To may mind the key to most troubles found in everyday practice is what has been crowded and unmercifully thrown into the alimentary canal. How and when has it been done ? What has become of it ? What has in all likelihood been its pathological result ?

IT is a notorious fact, and almost a scandal about doctors among the laity, that the simplest disorders they are called to treat are mistaken in the ONE fundamental cause found in the pouch under McBurneys point known as the Caecum. What I call the mechanics of the internal organs does not seem to enter the minds of many who practice medicine.

To may mind the key to most troubles found in everyday practice is what has been crowded and unmercifully thrown into the alimentary canal. How and when has it been done ? What has become of it ? What has in all likelihood been its pathological result ? The whole eating question and the nature of the tube it has to go through is at the nature of the tube it has to go through is at the bottom of more than half of the troubles we meet.

But we let functional symptoms of the various organs affected by this abuse of the alimentary canal get the best of our reasoning. If the heart flutters and makes a cursory set of irregular beats, we at once jump to the conclusion that there is some organic trouble present. It is too far for our thinker to reach down and see mentally the gas from much delayed fecal matter in the pockets of the colon, and especially in the caecum, the transverse portion the splenic flexure and perhaps also at the sigmoid.

If the patient says : “I have a choky sensation and a shortness of breath,” we are mislead again into thinking that we have some sort of pneumonic trouble. In fact, I was called into consultation with two old “standpat” allopaths, “very wise” who both disagreed with me in the case and that the young woman “had pneumonia”. Her pulse was rapid, her breathing hard and fast, her fever high, with flushed face.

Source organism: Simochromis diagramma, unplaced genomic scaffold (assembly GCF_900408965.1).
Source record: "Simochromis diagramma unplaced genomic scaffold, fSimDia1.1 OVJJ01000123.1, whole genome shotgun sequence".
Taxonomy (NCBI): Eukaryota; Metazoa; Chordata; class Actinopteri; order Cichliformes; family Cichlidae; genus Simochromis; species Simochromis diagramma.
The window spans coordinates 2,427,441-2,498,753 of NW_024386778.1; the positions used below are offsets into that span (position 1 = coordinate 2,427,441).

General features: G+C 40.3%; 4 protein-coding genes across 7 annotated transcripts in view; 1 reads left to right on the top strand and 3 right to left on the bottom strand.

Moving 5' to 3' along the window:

The signs were there that misled them, but they did not hear a single rale for there ware none. They did not feel the abdomen at all. Therefore they passed judgment without finding the awful soreness over nearly the whole of the whole of the bowel tract. I had examined the patient before they were called, and I found that she was suffering from an impacted bowel and not a thing else.

All her symptoms were the result of that autotoxaemia from the food of poison escaping into the tissues from the decomposing fecal matter that had remained impacted there for days. I told them that by emptying the bowels she could be saved. They smiled a negative. The next morning she was dead.

If we find gall-stones, or at least a soreness in the region of the gall-bladder and duodenum, an appendicitis, an enlarged liver or spleen, soreness over the kidneys, a heart that palpitates at times, soreness to the left of the uterus, etc., we too often come to the conclusion to treat what are in most cases but EFFECTS of what was caused by impaction of the colon. What makes gall-stones ?

The reasoning that certain chemical acids are there in too large an amount does not satisfy my reasoning. Stagnate, impacted gall in the gall bladder, owing to pressure of fecal matter in the ascending colon, is far more reasonable and far more true. Experience proves it. What makes appendicitis ? An impacted caecum ; nothing, it follow that any appendage of it would receive the inflammation.

I fully believe that those cases that die, either upon the operating table or soon afterward, are those whose colons were impacted and not emptied thoroughly before the operation. They are toxic and low in resistance.